From genome to proteome: Looking beyond DNA and RNA in chronic lymphocytic leukemia

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    Chronic lymphocytic leukemia (CLL) remains the most common leukemia in the Western world. Whilst its disease course is extremely heterogeneous (ranging from indolent to aggressive), current methods are unable to accurately predict the clinical journey of each patient. There is clearly a pressing need for both improved prognostication and treatment options for patients with this disease. Whilst molecular studies have analyzed both genetic mutations and gene expression profiles of these malignant B-cells, and as a result have shed light on the pathogenesis of CLL, proteomic studies have been largely overlooked to date. This review summarizes our current knowledge of the proteomics of CLL, and discusses some of the issues in CLL proteomic research, such as reproducibility and data interpretation. In addition, we look ahead to how proteomics may significantly help in the development of a successful treatment for this currently incurable disease.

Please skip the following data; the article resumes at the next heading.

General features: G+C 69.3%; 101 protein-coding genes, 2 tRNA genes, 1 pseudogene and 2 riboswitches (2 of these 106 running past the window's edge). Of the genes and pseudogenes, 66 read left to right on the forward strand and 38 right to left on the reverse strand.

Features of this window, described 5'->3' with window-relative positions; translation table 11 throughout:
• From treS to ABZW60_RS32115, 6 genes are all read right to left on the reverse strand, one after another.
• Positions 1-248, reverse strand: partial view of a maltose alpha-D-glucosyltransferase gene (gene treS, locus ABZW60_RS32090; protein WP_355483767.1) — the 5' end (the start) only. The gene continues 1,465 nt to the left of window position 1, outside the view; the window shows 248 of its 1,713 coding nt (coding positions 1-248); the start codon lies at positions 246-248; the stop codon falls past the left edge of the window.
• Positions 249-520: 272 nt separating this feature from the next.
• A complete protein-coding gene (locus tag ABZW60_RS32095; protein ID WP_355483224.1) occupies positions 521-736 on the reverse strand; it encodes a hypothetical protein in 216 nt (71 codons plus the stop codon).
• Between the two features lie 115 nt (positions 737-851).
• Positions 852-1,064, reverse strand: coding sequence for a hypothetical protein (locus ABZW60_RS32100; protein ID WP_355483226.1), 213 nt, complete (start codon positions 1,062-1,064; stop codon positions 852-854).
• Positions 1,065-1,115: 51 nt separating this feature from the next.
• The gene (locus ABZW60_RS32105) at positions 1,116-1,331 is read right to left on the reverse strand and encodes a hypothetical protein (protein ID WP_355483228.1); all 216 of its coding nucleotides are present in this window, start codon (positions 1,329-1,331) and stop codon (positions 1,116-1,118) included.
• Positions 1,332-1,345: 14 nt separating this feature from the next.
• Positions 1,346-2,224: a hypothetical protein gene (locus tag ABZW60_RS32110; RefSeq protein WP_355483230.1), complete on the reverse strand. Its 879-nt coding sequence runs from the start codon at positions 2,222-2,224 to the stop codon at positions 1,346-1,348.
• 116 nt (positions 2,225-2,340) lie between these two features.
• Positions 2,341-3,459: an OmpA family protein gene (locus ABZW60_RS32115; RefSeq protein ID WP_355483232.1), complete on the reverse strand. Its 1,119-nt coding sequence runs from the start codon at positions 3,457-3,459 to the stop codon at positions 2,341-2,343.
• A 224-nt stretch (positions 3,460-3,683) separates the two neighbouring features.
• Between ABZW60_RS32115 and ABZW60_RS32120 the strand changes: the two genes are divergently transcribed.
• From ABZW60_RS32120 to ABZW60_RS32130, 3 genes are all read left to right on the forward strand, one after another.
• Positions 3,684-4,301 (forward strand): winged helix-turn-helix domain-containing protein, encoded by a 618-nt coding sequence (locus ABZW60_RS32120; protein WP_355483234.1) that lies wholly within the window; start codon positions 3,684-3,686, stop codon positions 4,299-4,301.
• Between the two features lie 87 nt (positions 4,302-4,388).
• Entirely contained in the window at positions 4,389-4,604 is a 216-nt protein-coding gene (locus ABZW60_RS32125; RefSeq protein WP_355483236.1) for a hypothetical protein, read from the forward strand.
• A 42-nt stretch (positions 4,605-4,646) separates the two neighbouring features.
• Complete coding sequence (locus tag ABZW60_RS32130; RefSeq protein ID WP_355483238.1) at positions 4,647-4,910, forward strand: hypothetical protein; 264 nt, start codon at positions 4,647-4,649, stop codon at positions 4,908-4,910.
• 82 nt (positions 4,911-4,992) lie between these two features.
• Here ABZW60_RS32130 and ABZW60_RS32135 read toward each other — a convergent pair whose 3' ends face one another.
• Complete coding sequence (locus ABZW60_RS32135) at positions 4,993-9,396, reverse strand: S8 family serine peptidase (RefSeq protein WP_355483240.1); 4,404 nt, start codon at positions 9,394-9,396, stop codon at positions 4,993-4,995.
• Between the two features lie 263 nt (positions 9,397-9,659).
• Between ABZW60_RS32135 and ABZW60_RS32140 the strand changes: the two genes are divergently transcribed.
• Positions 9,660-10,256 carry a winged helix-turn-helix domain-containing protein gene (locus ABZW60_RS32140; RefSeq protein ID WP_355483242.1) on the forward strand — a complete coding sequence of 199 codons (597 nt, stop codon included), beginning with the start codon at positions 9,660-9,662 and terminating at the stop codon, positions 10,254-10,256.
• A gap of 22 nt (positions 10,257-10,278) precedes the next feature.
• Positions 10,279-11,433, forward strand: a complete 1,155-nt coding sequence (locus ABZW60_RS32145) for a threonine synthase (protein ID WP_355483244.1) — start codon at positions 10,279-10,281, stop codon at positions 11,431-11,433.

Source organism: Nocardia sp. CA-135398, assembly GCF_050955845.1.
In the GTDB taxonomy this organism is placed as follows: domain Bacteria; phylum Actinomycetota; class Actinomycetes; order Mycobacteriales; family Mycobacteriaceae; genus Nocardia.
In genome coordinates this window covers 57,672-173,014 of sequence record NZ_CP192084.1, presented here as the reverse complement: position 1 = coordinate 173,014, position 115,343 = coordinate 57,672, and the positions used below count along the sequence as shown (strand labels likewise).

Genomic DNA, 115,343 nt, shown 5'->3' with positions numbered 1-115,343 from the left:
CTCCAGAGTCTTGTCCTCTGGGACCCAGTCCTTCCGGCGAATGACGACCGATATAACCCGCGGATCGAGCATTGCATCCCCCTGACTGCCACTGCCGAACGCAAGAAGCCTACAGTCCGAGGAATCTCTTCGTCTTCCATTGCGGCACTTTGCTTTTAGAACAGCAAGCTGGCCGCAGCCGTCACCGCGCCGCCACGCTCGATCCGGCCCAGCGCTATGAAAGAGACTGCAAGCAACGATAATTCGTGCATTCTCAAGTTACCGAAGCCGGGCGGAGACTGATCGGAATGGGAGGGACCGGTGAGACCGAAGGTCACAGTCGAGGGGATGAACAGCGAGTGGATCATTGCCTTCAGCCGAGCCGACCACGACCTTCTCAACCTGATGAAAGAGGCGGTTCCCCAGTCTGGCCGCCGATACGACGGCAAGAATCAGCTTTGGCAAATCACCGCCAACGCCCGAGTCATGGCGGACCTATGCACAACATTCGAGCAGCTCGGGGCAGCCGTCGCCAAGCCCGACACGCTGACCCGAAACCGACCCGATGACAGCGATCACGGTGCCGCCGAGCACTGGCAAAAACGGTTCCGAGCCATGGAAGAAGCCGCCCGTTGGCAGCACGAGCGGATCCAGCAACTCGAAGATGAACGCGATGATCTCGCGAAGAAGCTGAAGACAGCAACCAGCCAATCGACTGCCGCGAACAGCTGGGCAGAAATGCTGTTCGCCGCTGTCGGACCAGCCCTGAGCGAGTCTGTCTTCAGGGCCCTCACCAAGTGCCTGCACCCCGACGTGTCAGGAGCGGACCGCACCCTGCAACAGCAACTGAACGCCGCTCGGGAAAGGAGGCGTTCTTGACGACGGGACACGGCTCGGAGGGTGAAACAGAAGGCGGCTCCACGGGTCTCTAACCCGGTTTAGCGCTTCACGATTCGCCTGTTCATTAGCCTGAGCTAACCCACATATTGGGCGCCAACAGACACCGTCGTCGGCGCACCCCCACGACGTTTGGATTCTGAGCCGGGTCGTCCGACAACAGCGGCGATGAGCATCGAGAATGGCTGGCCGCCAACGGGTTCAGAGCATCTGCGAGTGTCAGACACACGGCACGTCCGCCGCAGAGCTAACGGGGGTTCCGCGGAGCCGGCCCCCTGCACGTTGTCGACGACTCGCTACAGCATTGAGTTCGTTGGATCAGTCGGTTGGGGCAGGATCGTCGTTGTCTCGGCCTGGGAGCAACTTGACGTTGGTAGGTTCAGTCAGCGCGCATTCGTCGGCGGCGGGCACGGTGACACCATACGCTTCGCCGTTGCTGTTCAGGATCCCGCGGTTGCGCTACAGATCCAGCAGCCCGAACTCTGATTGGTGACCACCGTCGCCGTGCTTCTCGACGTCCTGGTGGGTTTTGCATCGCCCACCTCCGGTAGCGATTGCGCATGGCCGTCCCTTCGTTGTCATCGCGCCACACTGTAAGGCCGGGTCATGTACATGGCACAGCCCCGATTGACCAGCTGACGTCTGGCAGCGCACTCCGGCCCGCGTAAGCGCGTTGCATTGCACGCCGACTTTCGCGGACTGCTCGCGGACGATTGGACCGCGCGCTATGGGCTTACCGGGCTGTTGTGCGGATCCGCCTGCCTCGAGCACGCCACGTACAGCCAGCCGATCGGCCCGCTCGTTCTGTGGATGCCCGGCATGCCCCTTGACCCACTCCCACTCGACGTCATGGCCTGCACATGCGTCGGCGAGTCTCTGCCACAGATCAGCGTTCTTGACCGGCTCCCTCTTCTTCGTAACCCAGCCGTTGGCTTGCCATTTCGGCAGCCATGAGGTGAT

Original languageEnglish
    Pages (from-to)73-84
    Number of pages12
    JournalJournal of Proteomics
    Publication statusPublished - 23 Feb 2017


    • Chronic lymphocytic leukemia
    • Mass spectrometry
    • MEC-1
    • Proteomics


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